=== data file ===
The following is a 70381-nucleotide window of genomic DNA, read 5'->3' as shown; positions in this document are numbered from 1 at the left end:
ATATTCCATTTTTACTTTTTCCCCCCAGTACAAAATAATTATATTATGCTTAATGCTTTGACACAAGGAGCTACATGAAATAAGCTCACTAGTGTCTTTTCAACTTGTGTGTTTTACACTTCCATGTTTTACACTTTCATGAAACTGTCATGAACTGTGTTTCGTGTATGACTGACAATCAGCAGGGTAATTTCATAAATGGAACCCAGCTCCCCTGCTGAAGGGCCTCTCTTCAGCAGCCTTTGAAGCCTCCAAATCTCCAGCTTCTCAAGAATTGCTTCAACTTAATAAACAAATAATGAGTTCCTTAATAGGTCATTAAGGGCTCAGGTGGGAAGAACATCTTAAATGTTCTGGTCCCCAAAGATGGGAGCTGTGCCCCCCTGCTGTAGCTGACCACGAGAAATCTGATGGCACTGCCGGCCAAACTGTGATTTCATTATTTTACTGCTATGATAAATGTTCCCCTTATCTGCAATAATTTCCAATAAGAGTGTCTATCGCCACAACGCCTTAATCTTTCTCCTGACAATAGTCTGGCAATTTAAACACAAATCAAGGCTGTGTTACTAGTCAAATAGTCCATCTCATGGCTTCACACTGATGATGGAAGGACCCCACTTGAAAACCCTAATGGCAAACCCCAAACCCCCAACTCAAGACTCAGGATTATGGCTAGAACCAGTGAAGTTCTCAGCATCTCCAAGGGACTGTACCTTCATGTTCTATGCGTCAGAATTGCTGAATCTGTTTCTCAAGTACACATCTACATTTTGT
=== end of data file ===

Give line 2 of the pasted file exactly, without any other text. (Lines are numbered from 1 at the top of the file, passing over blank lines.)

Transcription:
ATATTCCATTTTTACTTTTTCCCCCCAGTACAAAATAATTATATTATGCTTAATGCTTTGACACAAGGAGCTACATGAAATAAGCTCACTAGTGTCTTTTCAACTTGTGTGTTTTACACTTCCATGTTTTACACTTTCATGAAACTGTCATGAACTGTGTTTCGTGTATGACTGACAATCAGCAGGGTAATTTCATAAATGGAACCCAGCTCCCCTGCTGAAGGGCCTCTCTTCAGCAGCCTTTGAAGCCTCCAAATCTCCAGCTTCTCAAGAATTGCTTCAACTTAATAAACAAATAATGAGTTCCTTAATAGGTCATTAAGGGCTCAGGTGGGAAGAACATCTTAAATGTTCTGGTCCCCAAAGATGGGAGCTGTGCCCCCCTGCTGTAGCTGACCACGAGAAATCTGATGGCACTGCCGGCCAAACTGTGATTTCATTATTTTACTGCTATGATAAATGTTCCCCTTATCTGCAATAATTTCCAATAAGAGTGTCTATCGCCACAACGCCTTAATCTTTCTCCTGACAATAGTCTGGCAATTTAAACACAAATCAAGGCTGTGTTACTAGTCAAATAGTCCATCTCATGGCTTCACACTGATGATGGAAGGACCCCACTTGAAAACCCTAATGGCAAACCCCAAACCCCCAACTCAAGACTCAGGATTATGGCTAGAACCAGTGAAGTTCTCAGCATCTCCAAGGGACTGTACCTTCATGTTCTATGCGTCAGAATTGCTGAATCTGTTTCTCAAGTACACATCTACATTTTGT